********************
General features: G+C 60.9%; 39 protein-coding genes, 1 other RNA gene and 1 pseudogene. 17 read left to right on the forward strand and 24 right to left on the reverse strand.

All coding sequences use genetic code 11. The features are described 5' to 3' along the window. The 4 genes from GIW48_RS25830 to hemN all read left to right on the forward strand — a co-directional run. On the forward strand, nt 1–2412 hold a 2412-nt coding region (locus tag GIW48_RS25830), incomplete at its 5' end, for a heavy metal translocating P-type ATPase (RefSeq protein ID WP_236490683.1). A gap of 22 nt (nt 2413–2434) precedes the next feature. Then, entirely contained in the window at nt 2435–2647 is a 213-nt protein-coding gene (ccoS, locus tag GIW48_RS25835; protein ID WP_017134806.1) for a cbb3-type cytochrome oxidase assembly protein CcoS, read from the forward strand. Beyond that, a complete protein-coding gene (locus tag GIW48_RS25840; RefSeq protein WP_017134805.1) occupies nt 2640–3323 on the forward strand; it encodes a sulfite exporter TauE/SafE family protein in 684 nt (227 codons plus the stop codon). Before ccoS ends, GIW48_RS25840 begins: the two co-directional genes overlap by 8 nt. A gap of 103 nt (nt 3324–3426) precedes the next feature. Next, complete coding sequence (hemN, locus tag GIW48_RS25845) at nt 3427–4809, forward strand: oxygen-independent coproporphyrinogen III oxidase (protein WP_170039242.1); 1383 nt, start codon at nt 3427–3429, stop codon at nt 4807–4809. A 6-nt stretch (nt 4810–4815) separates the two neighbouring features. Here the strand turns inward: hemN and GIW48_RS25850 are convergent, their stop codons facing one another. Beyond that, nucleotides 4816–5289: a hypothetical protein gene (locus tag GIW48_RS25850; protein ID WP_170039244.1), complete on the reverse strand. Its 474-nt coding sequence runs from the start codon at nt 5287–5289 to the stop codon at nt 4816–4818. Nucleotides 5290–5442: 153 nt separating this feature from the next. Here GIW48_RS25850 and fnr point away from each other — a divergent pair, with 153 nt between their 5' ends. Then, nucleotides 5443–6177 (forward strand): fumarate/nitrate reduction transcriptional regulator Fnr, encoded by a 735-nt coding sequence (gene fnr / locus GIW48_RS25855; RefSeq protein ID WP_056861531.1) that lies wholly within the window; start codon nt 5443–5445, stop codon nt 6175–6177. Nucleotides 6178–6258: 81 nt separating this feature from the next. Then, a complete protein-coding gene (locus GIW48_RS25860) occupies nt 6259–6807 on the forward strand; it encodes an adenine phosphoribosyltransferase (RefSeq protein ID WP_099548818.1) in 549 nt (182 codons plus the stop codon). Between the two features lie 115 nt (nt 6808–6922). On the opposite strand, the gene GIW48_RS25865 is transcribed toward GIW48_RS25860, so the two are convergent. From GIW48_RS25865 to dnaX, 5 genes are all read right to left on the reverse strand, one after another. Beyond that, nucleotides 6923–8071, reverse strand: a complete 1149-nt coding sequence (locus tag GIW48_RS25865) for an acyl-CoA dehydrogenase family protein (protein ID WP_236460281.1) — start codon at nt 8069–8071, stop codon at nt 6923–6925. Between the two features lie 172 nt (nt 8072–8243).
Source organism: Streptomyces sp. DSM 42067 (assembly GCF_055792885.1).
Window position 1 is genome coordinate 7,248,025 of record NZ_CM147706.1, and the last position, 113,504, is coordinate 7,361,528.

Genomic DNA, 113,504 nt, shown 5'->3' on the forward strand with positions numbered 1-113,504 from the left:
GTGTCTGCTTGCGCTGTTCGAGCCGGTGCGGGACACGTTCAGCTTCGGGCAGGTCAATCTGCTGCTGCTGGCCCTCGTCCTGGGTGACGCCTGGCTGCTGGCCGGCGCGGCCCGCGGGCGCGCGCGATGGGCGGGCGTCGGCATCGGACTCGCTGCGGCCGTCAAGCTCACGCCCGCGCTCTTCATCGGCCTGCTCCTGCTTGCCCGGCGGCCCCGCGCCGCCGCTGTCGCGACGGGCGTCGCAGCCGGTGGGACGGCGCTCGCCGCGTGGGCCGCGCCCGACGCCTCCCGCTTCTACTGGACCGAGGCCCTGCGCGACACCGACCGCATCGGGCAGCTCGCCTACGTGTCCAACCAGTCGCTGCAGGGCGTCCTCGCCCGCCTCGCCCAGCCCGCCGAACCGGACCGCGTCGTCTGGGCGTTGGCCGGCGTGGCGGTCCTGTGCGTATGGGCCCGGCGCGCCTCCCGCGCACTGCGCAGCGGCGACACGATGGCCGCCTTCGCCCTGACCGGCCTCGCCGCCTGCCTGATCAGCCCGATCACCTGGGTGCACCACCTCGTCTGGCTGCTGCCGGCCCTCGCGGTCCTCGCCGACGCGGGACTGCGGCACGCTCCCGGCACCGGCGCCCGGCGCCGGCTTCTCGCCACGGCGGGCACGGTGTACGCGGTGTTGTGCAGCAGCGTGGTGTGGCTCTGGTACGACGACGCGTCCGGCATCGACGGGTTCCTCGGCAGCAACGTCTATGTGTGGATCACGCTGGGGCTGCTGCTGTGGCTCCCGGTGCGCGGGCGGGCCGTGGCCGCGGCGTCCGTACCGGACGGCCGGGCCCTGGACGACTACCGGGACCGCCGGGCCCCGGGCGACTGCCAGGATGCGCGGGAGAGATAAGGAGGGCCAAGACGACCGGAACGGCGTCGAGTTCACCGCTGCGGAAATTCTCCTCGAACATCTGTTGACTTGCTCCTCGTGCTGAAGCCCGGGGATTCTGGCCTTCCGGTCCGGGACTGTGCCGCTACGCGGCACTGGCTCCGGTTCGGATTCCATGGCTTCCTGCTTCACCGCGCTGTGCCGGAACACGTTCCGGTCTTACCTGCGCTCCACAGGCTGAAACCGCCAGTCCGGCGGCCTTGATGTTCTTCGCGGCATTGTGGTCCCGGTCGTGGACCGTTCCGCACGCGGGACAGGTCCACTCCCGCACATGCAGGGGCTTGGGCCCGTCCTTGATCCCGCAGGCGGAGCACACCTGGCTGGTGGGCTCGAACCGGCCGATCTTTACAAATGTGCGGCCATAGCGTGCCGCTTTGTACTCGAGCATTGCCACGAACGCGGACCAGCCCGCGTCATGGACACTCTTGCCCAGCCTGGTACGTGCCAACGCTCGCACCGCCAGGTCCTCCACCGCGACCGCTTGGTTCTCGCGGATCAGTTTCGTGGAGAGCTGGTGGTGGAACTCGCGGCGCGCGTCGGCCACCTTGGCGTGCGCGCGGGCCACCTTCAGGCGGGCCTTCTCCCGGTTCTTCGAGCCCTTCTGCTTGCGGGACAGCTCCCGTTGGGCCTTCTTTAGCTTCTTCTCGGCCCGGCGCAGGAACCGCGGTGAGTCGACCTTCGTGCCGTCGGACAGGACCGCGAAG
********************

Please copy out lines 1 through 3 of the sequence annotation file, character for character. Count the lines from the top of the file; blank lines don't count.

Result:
General features: G+C 60.9%; 39 protein-coding genes, 1 other RNA gene and 1 pseudogene. 17 read left to right on the forward strand and 24 right to left on the reverse strand.

All coding sequences use genetic code 11. The features are described 5' to 3' along the window. The 4 genes from GIW48_RS25830 to hemN all read left to right on the forward strand — a co-directional run. On the forward strand, nt 1–2412 hold a 2412-nt coding region (locus tag GIW48_RS25830), incomplete at its 5' end, for a heavy metal translocating P-type ATPase (RefSeq protein ID WP_236490683.1). A gap of 22 nt (nt 2413–2434) precedes the next feature. Then, entirely contained in the window at nt 2435–2647 is a 213-nt protein-coding gene (ccoS, locus tag GIW48_RS25835; protein ID WP_017134806.1) for a cbb3-type cytochrome oxidase assembly protein CcoS, read from the forward strand. Beyond that, a complete protein-coding gene (locus tag GIW48_RS25840; RefSeq protein WP_017134805.1) occupies nt 2640–3323 on the forward strand; it encodes a sulfite exporter TauE/SafE family protein in 684 nt (227 codons plus the stop codon). Before ccoS ends, GIW48_RS25840 begins: the two co-directional genes overlap by 8 nt. A gap of 103 nt (nt 3324–3426) precedes the next feature. Next, complete coding sequence (hemN, locus tag GIW48_RS25845) at nt 3427–4809, forward strand: oxygen-independent coproporphyrinogen III oxidase (protein WP_170039242.1); 1383 nt, start codon at nt 3427–3429, stop codon at nt 4807–4809. A 6-nt stretch (nt 4810–4815) separates the two neighbouring features. Here the strand turns inward: hemN and GIW48_RS25850 are convergent, their stop codons facing one another. Beyond that, nucleotides 4816–5289: a hypothetical protein gene (locus tag GIW48_RS25850; protein ID WP_170039244.1), complete on the reverse strand. Its 474-nt coding sequence runs from the start codon at nt 5287–5289 to the stop codon at nt 4816–4818. Nucleotides 5290–5442: 153 nt separating this feature from the next. Here GIW48_RS25850 and fnr point away from each other — a divergent pair, with 153 nt between their 5' ends. Then, nucleotides 5443–6177 (forward strand): fumarate/nitrate reduction transcriptional regulator Fnr, encoded by a 735-nt coding sequence (gene fnr / locus GIW48_RS25855; RefSeq protein ID WP_056861531.1) that lies wholly within the window; start codon nt 5443–5445, stop codon nt 6175–6177. Nucleotides 6178–6258: 81 nt separating this feature from the next. Then, a complete protein-coding gene (locus GIW48_RS25860) occupies nt 6259–6807 on the forward strand; it encodes an adenine phosphoribosyltransferase (RefSeq protein ID WP_099548818.1) in 549 nt (182 codons plus the stop codon). Between the two features lie 115 nt (nt 6808–6922). On the opposite strand, the gene GIW48_RS25865 is transcribed toward GIW48_RS25860, so the two are convergent. From GIW48_RS25865 to dnaX, 5 genes are all read right to left on the reverse strand, one after another. Beyond that, nucleotides 6923–8071, reverse strand: a complete 1149-nt coding sequence (locus tag GIW48_RS25865) for an acyl-CoA dehydrogenase family protein (protein ID WP_236460281.1) — start codon at nt 8069–8071, stop codon at nt 6923–6925. Between the two features lie 172 nt (nt 8072–8243).
Source organism: Streptomyces sp. DSM 42067 (assembly GCF_055792885.1).